There’s always room for P-I-E

None of us were feeling all that well yesterday. Grey was Mr. Melty McPants. A. and I took turns taking naps and collapsing in heaps and generally being the grownup responsible.

We looked at the idea of doing the grocery shopping for the week and roundly rejected it. But then the question arose: what do we feed the gamers on Monday?

I looked in my heart and found the answer. Pie. Ever and always, pie.

I haven’t made chicken pot pie for the gamers in many moons, despite the fact it’s a perennial favorite. It’s also a pain in the heinie.

First, the pasty starter. Our recipe couldn’t be simpler. Salt (1 tablespoon), Crisco (3 scant cups) and flour (5 cups). Must be very cold to be workable. I made that before I collapsed for my nap and stuck it in the freezer.

Then, chop up 2 onions and fry them in 1/2 cup butter, while browning a bunch of chicken (3 cups?) in olive oil and rosemary. For the record, few things smell better than onions frying in butter. Add 1/2 cup flour to the onion/butter mix, 1 teaspoon salt and enough pepper to look right. (My husband winces whenever he watches me cook. This is the man who exploded in rage at the pie starter recipe because it calls for three “scant” cups Crisco. I quote: “Scant cup? Scant cup!? What the hell, I can’t do a scant cup! I took analytical chemistry!” He also, for the record, modified my pie starter recipe to read 1 tablespoon salt instead of 3 teaspoons since they’re equivalent and “You’re more likely to make a measuring error if you have to repeat the action three times. Learned that one in analytical chemistry, too.”)

Once the mixture is just right, add in 4 cups chicken broth and 1 cup milk. Let bubble for a little while. Add in the chicken and, uh, appropriate amounts of frozen corn and frozen carrots. (Maybe 2 cups each?)

Let that bubble on the stove while you roll out the bottom pie crusts. I used my two favorite pie pans, the “Pi” pan I got this year for Christmas and a pretty pie pan a friend gave me at Mocksgiving a few years back. They’re both bigger than my regular glass pie pans. (I have about 7 pie pans, but hold firmly that I need them all, thankyouverymuch.)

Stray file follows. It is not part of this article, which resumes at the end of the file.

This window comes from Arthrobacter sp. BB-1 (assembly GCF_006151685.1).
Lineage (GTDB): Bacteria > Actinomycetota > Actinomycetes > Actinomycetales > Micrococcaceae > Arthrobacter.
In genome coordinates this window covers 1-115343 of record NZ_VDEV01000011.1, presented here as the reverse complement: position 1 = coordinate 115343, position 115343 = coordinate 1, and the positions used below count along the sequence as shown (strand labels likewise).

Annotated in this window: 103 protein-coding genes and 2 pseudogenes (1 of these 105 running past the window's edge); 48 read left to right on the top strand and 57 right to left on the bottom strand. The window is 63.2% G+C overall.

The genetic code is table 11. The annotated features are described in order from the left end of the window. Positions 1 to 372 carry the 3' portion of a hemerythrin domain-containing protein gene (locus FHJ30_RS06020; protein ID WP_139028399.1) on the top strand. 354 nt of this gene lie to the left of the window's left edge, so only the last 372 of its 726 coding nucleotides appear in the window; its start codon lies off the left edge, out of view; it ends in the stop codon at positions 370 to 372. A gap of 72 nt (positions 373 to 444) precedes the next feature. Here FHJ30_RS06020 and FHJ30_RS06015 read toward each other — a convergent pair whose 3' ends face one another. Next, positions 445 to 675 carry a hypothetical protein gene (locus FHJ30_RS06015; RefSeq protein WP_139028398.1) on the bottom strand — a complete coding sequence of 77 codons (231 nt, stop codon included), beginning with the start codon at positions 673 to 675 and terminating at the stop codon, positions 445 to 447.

Pie in preparation
Pie in preparation

Divide the stuffing between the two shells, and cover them with a top crust. This filling will not settle, so the pie will be as full as it is now. Also, please note that since this filling is gooey you can’t redo a top crust if you mess it up.

You can freeze pot pies, or cook them straight away, or refridgerate for a day or two. Cooking time changes dramatically depending on which of those you choose, from over an hour if they’re frozen to about half an hour if they’re not. Watch the crust — it’ll tell you when it’s done.

Theoretically the pie is supposed to sit for 20 minutes to gel. I’ve rarely been patient enough for this step.

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Brenda currently lives in Stoneham MA, but grew up in Mineral WA. She is surrounded by men, with two sons, one husband and two boy cats. She plays trumpet at church, cans farmshare produce and works in software.

2 thoughts on “There’s always room for P-I-E”

  1. Hm. Yes, I can see being short on the flour by a cup being a problem. I shouldn’t try to do this by memory!

    Have you noticed that the crisco tasted different since they took out the transfats, or is that my husband’s imagination?


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